Like the carrot to which it is kin, parsnip can safely remain underground during the coldest months for your winter gardening pleasure. In the North, plant this paler root crop in spring but mulch it heavily in autumn and allow it to remain in the garden to be harvested when you want it. As noted in Kathleen Norris Brenzel’s The New Sunset Western Garden Book, “Cold makes the roots sweeter.”

Spinach (Spinacia oleracea)

A basket full of spinach in a raised garden where spinach is growing in the soil.

Not only can spinach make you strong, according to Popeye, it also is pretty strong in itself. When growing winter vegetables like spinach, if you plant enough of the leafy green plant in early autumn in a cold frame or grow tunnel, you should be able to harvest it all winter, since it matures slowly during cold weather and bolts only after temperatures rise in late spring or summer.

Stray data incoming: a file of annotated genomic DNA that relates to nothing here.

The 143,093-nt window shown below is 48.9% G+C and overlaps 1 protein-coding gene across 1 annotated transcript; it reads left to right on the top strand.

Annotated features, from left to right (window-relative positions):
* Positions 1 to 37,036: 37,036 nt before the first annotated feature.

RELATED: 12 Perennial Vegetables to Plant for Years of Fresh Produce

Seeds to Start in Winter

You can easily winter sow cold-tolerant vegetables such as brassicas and salad greens outdoors in enclosed plastic containers or cold frames in January and February. The seeds generally will wait until the weather warms in early spring to germinate. They then can continue growing inside the containers or cold frames, protected from hard freezes, to be transplanted into your garden about a month before your last frost.

Dave Whitinger, owner of Victory Seed Company and National Gardening Association executive director, recommends the following vegetables (including one edible flower) for winter sowing: broccoli, brussels sprouts, cabbages, calendulas, cauliflowers, leeks, nasturtiums, and onions.

RELATED: 9 Reasons Why Fall Is for Planting

Broccoli (Brassica oleracea var. italica)